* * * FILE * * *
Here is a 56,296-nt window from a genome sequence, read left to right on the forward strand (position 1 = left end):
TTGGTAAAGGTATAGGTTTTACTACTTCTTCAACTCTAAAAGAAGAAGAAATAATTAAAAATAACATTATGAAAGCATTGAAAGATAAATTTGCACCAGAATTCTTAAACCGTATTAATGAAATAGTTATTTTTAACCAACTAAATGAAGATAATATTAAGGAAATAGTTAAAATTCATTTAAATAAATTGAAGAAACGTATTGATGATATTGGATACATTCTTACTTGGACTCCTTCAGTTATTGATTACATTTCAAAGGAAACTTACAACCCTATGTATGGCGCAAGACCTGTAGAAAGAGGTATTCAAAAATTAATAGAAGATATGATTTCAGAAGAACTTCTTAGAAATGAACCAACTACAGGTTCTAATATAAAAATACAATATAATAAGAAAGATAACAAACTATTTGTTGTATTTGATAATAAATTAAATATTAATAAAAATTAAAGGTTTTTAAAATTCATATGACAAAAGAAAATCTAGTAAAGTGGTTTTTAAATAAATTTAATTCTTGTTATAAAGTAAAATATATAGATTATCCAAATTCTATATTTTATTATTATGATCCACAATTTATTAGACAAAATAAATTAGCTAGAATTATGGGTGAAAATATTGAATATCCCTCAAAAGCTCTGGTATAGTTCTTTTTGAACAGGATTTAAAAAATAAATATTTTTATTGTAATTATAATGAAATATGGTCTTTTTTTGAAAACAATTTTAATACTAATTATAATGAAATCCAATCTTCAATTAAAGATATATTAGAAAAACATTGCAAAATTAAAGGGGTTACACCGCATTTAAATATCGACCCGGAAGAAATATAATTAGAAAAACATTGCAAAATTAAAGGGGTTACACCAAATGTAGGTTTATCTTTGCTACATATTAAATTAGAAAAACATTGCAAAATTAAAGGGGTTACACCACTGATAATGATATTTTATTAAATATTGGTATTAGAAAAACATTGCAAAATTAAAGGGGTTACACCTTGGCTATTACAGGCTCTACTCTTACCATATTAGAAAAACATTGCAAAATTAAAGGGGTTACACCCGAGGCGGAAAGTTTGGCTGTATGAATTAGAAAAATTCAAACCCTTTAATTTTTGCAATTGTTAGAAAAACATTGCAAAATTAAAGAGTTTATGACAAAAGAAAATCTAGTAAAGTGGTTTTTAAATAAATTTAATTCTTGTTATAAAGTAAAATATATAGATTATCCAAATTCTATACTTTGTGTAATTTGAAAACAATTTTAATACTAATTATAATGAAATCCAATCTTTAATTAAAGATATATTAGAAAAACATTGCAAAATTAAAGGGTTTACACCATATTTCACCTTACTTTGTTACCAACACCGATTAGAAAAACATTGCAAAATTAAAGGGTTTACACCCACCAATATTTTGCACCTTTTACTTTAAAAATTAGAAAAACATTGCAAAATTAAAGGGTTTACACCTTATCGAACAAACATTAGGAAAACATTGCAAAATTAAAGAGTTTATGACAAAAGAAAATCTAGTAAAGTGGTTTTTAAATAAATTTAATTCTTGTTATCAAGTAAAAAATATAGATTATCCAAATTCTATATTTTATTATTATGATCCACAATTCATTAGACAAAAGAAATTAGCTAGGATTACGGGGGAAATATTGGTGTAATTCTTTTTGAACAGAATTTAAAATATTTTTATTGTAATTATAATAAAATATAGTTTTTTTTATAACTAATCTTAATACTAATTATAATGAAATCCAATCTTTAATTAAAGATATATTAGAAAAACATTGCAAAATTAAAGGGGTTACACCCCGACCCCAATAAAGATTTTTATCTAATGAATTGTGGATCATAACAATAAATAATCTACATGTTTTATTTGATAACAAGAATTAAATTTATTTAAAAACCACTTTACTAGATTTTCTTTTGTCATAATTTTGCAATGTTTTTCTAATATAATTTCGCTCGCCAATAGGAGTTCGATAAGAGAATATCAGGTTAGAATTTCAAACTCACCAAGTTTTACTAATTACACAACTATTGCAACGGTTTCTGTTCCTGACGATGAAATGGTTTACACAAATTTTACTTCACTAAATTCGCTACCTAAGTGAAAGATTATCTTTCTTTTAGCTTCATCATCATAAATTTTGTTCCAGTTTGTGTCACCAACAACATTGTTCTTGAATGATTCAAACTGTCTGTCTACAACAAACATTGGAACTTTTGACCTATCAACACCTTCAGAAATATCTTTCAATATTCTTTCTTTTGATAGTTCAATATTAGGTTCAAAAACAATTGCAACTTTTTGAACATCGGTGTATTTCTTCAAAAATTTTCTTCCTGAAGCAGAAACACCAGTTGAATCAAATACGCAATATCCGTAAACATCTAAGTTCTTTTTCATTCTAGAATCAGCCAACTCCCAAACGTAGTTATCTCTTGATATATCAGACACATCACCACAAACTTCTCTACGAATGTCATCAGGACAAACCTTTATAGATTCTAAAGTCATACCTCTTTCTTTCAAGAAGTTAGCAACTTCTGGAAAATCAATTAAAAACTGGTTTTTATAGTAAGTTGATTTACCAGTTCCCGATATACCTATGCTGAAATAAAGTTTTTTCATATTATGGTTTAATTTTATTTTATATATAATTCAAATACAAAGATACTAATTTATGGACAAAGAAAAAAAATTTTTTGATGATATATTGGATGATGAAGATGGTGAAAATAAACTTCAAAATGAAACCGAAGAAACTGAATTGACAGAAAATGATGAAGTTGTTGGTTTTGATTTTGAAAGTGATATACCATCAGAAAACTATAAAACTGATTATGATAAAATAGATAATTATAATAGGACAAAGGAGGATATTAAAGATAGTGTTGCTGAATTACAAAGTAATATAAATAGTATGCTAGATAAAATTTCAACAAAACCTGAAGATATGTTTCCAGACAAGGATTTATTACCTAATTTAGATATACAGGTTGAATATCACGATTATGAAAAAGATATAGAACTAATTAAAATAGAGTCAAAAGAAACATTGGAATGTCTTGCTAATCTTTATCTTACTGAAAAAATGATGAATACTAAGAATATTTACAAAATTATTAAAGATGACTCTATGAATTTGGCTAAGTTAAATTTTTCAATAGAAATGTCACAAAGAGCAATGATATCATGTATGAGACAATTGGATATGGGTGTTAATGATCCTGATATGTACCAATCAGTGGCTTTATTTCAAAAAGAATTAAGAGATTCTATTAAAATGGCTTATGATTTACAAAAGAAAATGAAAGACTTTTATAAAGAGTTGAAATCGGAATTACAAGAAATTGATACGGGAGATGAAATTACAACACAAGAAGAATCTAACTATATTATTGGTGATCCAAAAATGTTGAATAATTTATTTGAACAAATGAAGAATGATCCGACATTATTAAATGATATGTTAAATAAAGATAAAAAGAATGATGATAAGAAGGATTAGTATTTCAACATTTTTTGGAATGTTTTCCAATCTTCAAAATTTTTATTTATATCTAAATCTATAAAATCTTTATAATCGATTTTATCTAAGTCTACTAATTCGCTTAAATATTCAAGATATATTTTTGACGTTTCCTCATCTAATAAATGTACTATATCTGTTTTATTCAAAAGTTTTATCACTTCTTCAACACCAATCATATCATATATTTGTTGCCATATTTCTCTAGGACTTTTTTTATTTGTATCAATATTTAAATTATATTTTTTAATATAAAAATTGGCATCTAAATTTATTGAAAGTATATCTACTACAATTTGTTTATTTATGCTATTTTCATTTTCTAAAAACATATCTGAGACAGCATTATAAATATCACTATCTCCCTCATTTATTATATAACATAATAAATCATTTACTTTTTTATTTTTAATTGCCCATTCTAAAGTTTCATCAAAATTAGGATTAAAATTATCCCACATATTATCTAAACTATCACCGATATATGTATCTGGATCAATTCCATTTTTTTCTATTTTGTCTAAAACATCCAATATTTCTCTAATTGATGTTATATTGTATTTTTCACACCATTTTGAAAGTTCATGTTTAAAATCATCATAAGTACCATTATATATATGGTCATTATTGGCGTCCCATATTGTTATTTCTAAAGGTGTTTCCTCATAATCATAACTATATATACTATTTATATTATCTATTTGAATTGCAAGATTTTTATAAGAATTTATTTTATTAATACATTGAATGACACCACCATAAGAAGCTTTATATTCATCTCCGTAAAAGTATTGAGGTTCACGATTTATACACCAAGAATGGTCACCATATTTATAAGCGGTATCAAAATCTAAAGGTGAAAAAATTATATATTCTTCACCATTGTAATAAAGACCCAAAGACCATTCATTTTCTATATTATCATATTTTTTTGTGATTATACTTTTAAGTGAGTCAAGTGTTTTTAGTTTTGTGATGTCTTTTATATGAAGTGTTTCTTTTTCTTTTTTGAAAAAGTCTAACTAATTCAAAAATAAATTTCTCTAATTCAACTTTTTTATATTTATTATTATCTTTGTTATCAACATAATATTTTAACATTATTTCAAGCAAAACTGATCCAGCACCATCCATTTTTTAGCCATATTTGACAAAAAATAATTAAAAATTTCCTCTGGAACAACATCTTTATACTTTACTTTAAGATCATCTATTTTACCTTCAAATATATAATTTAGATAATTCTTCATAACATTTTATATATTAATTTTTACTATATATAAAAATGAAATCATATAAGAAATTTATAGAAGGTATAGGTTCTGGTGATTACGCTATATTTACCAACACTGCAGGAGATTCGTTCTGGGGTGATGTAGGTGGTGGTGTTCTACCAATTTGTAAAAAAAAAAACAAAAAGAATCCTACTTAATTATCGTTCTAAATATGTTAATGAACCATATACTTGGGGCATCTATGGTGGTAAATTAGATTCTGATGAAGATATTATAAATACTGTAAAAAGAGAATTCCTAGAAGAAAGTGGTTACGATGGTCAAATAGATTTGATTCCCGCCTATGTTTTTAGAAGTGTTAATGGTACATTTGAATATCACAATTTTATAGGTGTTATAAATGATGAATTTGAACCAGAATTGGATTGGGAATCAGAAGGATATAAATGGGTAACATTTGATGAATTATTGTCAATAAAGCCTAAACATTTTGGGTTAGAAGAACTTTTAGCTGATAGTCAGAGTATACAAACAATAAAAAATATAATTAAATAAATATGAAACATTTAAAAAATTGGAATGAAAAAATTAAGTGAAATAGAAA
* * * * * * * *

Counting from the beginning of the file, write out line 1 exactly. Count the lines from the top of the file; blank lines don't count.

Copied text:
Here is a 56,296-nt window from a genome sequence, read left to right on the forward strand (position 1 = left end):